Why the Fed Is Set Up to Make A Policy Error
All things equal, there is nothing appealing to the Fed about causing a recession or driving up unemployment. But they will choose to do both to avoid the possibility that inflation could reemerge later in the cycle. The Fed has signaled their intention to take overnight rates to the 5.0% – 5.25% level and hold these levels through much of 2023. The bond market is pricing in a peak just below 5% and a pivot in policy before year-end. The market is making a bet that the Fed will back down from their guidance once they see signs that a recession is imminent and the labor market is starting to loosen.

The Fed is well aware of the inherent lags that higher rates have on demand and employment, and they know there is risk in pushing too far before signs of a slowdown become apparent. They also believe that letting up too early is the worst possible outcome, as what occurred in the 70’s. This decision is complicated by post-pandemic structural issues around labor shortages. This makes it more difficult to get a true read on wage pressures and unemployment. The perceived stability of a tight labor market may give the Fed a false sense of comfort in determining when to ease off. They made the same mistake in staying accommodative for too long in 2021, thinking they had the cover of low inflation.

There is a chance they get it right. Inflation in goods and commodities have declined significantly month over month and the slowdown in housing will soon show up in monthly CPI rental data. After two more projected smaller rate hikes, the duration of the final tightening phase of holding at these higher rate levels will likely sow Powell’s legacy. Most agree that he won’t have the luxury to hold off easing until inflation returns to the 2% level. For now, however, tough rhetoric serves their purpose of moderating inflation expectations.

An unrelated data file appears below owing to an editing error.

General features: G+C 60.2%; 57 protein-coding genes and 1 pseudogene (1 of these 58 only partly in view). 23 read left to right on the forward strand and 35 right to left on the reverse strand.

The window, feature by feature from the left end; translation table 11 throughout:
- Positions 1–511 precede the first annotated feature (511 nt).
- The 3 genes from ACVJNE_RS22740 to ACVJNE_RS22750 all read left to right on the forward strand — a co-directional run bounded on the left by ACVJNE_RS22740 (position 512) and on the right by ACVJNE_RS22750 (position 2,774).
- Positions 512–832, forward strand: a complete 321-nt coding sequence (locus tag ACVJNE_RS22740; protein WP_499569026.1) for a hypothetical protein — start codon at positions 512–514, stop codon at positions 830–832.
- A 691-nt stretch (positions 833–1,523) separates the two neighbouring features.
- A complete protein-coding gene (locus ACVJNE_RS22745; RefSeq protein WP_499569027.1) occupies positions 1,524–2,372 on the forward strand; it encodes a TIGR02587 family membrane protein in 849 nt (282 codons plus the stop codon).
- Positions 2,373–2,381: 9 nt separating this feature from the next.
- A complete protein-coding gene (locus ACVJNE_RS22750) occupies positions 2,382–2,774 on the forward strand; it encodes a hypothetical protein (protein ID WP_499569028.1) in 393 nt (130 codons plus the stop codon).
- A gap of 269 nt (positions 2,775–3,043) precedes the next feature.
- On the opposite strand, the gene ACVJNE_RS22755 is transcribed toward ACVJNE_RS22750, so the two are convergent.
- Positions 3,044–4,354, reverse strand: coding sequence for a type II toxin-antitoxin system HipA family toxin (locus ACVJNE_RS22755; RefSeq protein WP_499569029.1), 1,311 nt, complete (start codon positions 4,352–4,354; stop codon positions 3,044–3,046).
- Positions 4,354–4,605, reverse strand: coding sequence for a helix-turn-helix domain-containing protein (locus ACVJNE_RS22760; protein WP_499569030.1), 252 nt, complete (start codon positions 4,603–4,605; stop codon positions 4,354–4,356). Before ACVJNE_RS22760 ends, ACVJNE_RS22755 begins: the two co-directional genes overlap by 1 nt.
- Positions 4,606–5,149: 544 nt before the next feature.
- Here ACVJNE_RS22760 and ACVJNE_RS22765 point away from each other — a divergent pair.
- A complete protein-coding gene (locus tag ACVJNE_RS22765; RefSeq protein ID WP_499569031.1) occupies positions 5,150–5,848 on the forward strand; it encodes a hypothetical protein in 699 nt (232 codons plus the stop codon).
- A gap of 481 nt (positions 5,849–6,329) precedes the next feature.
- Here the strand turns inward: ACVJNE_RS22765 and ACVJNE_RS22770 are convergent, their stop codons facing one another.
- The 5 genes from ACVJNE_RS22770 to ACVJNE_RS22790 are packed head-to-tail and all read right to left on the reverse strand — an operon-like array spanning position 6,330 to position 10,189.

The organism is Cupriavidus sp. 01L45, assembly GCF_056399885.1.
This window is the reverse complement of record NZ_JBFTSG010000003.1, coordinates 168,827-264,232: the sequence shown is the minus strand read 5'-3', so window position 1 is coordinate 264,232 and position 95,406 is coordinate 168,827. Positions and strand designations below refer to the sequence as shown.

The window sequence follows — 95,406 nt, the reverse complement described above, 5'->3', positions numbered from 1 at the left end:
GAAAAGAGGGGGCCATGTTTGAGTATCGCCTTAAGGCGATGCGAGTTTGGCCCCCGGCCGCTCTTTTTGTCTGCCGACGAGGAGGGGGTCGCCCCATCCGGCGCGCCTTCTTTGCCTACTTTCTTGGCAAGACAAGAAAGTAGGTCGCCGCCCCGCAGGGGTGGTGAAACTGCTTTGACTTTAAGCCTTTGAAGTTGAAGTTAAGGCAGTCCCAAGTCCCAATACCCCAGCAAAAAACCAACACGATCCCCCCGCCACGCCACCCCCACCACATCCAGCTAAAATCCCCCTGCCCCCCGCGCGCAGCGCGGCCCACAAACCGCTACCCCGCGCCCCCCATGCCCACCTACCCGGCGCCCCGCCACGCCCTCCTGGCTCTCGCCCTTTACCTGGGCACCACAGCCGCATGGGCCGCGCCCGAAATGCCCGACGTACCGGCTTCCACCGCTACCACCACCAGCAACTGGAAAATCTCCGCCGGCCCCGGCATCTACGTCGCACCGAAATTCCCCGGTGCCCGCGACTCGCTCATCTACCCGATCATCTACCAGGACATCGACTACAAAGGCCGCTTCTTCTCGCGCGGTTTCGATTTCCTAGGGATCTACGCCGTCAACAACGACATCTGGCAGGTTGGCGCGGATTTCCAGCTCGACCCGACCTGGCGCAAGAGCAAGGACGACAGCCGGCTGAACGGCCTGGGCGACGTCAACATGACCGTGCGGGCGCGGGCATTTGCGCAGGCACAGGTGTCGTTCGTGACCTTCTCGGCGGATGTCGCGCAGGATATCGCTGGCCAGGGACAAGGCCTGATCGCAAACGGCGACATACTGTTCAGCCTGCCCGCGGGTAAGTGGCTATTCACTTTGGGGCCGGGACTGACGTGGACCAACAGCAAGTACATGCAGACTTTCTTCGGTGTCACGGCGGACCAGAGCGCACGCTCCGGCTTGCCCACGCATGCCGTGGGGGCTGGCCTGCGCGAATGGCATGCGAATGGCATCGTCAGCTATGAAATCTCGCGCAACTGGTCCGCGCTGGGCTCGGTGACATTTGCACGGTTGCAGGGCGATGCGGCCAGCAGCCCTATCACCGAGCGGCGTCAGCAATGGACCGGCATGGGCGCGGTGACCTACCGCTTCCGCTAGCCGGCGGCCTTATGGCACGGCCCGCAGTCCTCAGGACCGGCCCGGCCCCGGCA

The Relevance of Bond Yields to Equity Investors
More often than not, weakness in stocks this past year followed the upward movement in bond yields. Both assets classes were negatively impacted by accelerating inflation and the Fed’s aggressive rate hikes. While bonds typically cushion the risk of losses in stocks, this dual bear market was a likely outcome given the circumstances of low interest rates and inflation exceeding expectations. With bond yields now resetting at higher levels, fixed income should again provide a useful offset to stock volatility.

Higher bond yields, not declining earnings, were a primary cause of the decline in stocks as they directly impact how investors assess the value of a company. Corporate earnings on the S&P 500 for 2022 actually came in right on target per estimates of a year ago. And most companies ended the year with record profits and revenues, not something that would ordinarily result in an almost 20% market decline.

Instead, higher bond yields reduce the value of future earnings on stocks because there is now a safer alternative to earn a respectable return. The farther out those earnings are projected, the less they are worth in today’s dollars. The most vulnerable companies in this valuation reset were growth companies in general and tech companies specifically, especially those expected to earn outsized profits in the distant future.

For much of the year, an increase in bond yields translated directly to underperformance of growth stocks, though not all rate hikes led to higher bond yields. Toward the end of a tightening process, bond investors start to price in an expected slowdown as higher rates take a bite out of economic activity. That is why longer maturity bond yields will begin to come down while shorter maturity yields still track ongoing rate hikes. This has resulted in today’s inverted yield curve – where yields on shorter-term bonds exceed longer-term yields, often a precursor to a recession.